Although spin textures and nonreciprocity were difficult to realize within previous considerations on antiferromagnets, there is one rare example on a honeycomb lattice^{44,45} exhibiting nonreciprocity^{46} with toroidal ordering, and thermal Hall effect^{47,48}. The crystal structure of the material keeps the SIS, and the DM interaction acts on next nearest neighboring sites belonging to the same sublattice, and align in the staggered manner. In our scheme, it can be regarded as a staggered assembly of 1D ferromagnets with uniform DM interactions, that may provide a generalized interpretation on its properties (see Supplementary Fig. 3g).
The advantage of having spin texture in insulators is to store information directly by controlling the texture itself, and how to characterize and read the information is the important and challenging part of device applications. On the top of that, it is starting to be recognized that antiferromagnets have several advantages for a memory storage device over ferromagnets^{43}. Since the antiferromagnetic state does not generate stray fringing fields, it is robust against any perturbation. Writing speed of memory is generally limited by the resonance frequency, which can be much higher in the antiferromagnets than in ferromagnets. Nevertheless, the potential abilities of antiferromagnets remained unexplored.
Our results in Fig. 1b, c indicate that the magnonic spin current can be a good probe for spin textures: the magnetic moment S_{k,±} at relatively large k depends on the sign of k. Therefore, by the experimental setup shown in Fig. 4a, one can selectively excite magnons that generate a nearly pure spin current. The electromagnetic waves of frequency f ~ 10^{1}–10^{3} GHz emitted from a micro antenna on the antiferromagnetic sample generates antiferromagnetic magnons with wave vectors +k and −k, which have an amplitude typically of an inverse of antenna width d. The group velocity of the excited magnons, dω_{}(k)/dk, together with the amount of excited spin density S_{k,−} − S_{−k,−} is shown as functions of k in Fig. 4b, c. The gradual increase of spin current with k and D is common to noncentrosymmetric ferromagnets^{25}. The group velocity shows a sharp and linear increase from k = 0 and saturates at small k, which is the feature of the antiferromagnetic magnon with nearly linear dispersion at small k, and it works as an advantage for the experimental observation. By probing the direction of spin current through an inverse spin Hall voltage of Pt electrode, one can figure out the structure of the texture in a rotating field. Unlike the diffusive spin current carried by conduction electrons in the presence of SO coupling, the magnon spin current in insulators are stable regardless of the D and Λterms^{49}, as far as the direct couplings with lattices or impurities are not included. For the dissipation due to such an extrinsic effect, the phenomenological theories will give the evaluation of the propagation length, which is sensitive to circumstances^{50}. The present study provides a roadmap to electrically detect and control spin textures in ubiquitous antiferromagnets, opening up a pathway for antiferromagnetic spintronics.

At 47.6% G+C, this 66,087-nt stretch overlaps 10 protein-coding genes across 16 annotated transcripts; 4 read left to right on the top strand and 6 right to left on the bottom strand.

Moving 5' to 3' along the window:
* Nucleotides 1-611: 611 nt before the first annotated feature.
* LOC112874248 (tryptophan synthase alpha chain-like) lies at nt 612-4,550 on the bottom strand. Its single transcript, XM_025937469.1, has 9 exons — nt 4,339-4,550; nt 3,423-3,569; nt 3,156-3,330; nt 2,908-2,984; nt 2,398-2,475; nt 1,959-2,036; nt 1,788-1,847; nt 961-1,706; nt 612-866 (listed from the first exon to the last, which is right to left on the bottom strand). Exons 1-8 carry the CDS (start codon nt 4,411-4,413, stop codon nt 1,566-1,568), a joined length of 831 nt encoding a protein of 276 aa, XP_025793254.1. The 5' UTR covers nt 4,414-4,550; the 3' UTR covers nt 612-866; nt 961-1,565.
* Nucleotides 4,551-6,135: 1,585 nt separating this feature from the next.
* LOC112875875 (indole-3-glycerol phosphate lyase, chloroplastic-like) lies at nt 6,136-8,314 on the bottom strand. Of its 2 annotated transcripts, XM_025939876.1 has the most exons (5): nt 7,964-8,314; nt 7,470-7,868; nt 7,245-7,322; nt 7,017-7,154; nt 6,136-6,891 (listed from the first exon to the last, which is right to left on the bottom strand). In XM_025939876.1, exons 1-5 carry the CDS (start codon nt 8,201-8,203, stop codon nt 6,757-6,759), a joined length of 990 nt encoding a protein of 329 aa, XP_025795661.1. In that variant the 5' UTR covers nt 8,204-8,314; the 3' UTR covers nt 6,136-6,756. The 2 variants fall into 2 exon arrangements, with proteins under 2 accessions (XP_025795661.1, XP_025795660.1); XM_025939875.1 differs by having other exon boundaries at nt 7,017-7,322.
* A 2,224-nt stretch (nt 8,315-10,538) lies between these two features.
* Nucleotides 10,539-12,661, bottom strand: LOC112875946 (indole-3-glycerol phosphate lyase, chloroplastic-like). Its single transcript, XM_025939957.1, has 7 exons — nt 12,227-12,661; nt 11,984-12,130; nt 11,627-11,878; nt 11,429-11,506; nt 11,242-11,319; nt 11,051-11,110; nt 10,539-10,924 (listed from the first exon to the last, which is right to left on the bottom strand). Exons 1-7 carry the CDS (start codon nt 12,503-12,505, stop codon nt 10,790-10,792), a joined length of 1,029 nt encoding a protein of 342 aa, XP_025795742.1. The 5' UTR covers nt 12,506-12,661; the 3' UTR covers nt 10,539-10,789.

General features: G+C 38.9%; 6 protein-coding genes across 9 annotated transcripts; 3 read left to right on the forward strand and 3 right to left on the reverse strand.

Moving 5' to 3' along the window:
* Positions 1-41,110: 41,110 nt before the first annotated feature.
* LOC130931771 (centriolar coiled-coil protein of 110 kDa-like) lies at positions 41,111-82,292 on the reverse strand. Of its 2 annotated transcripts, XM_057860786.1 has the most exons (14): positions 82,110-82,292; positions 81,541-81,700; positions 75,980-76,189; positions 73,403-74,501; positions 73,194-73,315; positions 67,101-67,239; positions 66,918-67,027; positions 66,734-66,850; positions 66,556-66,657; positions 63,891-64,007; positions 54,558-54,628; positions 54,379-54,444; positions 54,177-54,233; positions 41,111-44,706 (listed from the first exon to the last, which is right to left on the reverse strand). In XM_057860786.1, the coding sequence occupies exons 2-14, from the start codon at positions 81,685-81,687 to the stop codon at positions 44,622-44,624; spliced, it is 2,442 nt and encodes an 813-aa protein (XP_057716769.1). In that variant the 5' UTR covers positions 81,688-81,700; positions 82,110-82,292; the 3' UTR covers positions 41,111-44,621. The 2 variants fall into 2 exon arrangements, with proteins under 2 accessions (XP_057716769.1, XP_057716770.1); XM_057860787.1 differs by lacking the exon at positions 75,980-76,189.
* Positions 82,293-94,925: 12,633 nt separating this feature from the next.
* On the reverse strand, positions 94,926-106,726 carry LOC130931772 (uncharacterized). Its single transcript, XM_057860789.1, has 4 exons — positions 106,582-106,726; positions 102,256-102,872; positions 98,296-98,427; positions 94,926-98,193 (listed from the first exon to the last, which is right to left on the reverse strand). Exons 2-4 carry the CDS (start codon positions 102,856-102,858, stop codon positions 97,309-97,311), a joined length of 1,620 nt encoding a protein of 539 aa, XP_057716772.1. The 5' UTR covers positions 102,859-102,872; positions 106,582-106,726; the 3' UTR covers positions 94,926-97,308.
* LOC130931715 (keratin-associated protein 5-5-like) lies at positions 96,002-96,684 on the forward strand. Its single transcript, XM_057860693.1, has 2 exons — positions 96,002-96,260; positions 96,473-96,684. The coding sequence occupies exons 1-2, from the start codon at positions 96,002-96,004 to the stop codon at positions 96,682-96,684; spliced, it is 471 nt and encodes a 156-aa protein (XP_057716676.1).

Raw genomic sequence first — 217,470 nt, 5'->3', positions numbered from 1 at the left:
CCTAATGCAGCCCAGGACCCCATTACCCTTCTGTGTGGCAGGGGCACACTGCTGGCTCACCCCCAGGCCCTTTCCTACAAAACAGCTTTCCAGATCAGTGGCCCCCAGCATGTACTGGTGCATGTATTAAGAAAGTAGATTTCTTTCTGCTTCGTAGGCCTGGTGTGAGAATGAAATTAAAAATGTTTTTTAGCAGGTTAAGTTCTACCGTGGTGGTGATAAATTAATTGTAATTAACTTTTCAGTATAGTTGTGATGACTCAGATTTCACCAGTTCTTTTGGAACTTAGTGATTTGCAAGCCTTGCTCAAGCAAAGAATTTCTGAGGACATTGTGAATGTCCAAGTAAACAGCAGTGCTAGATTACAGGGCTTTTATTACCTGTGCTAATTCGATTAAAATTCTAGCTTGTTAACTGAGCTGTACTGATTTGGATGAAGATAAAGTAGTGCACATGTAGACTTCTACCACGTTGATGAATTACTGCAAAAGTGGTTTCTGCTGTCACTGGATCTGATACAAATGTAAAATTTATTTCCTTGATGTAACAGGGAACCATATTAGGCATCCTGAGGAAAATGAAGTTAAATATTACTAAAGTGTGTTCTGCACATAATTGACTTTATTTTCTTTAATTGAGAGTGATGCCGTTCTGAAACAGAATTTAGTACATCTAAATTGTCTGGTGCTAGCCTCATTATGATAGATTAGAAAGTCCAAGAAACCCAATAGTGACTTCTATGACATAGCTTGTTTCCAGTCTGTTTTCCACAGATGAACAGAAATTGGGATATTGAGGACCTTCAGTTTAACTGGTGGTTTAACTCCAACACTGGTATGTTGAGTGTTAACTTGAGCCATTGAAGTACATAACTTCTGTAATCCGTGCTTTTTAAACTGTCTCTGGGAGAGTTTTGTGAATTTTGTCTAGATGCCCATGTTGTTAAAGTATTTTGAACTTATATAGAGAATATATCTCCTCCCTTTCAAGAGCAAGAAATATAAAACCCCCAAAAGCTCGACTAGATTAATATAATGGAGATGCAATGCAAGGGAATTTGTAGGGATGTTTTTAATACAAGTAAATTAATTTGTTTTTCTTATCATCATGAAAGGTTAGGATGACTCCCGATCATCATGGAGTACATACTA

Methods
We perform a spin wave analysis on two sublattice antiferromagnets. The starting point is a collinear or a canted antiferromagnetic classical order. We apply a local unitary transformation, \(U^\dagger {\cal H}U\), and set the zaxis of the spin operator space to the direction of the magnetic moments. For example, the unitary operator for 2D easy plane antiferromagnets on a square lattice shown in Fig. 1a is given as
which sets the spin operators in fictitious local space antiparallel. Here, r_{j}, is the spatial coordinate of sitej, and the ordering wave vector Q satisfies \({\mathrm{e}}^{i{\bf{Q}} \cdot {\bf{r}}_j} = \pm 1\) for sublattices A and B, respectively. The linearized HolsteinPrimakoff transformation is given as
for sublatticeA, and
for sublatticeB. After the HolsteinPrimakoff and Fourier transformations, \(U^\dagger {\cal H}U \simeq {\mathrm{const}} + {\cal H}_{{\mathrm{SW}}}\), the spin wave Hamiltonian is written finally in the quadratic form as Eq. (2). The bosonic BdG Hamiltonian is written as
Here Ξ_{k} and Δ_{k} are 2 × 2 matrices satisfying \({\mathrm{\Xi }}_{\bf{k}}^\dagger = {\mathrm{\Xi }}_{\bf{k}}\) and \({\mathrm{\Delta }}_{  {\bf{k}}}^\dagger = {\mathrm{\Delta }}_{\bf{k}}^ \ast\). H_{BdG}(k) is diagonalized analytically using the paraunitary matrix^{51}. The actual diagonalization is done by solving the following eigenvalue equation,
with Σ^{z} = τ^{z} ⊗ σ^{0}. The eigenvectors of magnons, t_{±}(k) = (u_{±,A}(k), u_{±,B}(k), v_{±,A}(k), v_{±,B}(k))^{T}, satisfy the normalization condition, \({\bf{t}}_\eta ^\dagger ({\bf{k}}){\mathrm{\Sigma }}^z{\bf{t}}_{\eta \prime }({\bf{k}}) = \delta _{\eta ,\eta \prime }\) with η, η′ = ±. We obtain the analytical form of the magnon dispersions ω_{±}(k) and corresponding eigenvectors t_{±}(k) consisting of two branches. The local spectral weight used in Eq. (3) is given as
Data availability
The data that support the findings of this study are available from the corresponding author upon reasonable request.
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Acknowledgements
We acknowledge discussions with Y. Iguchi and Y. Nii and K. Penc. This work is supported by JSPS KAKENHI Grant Numbers JP17K05533, JP17K05497, JP17H02916, JP16H04008, and JP17H05176.
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Y.O. designed the project, M.K. performed all the calculations and constructed the theory in discussion with C.H. and Y.O. C.H. wrote the manuscript based on mutual discussions.
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Kawano, M., Onose, Y. & Hotta, C. Designing Rashba–Dresselhaus effect in magnetic insulators. Commun Phys 2, 27 (2019). https://doi.org/10.1038/s4200501901286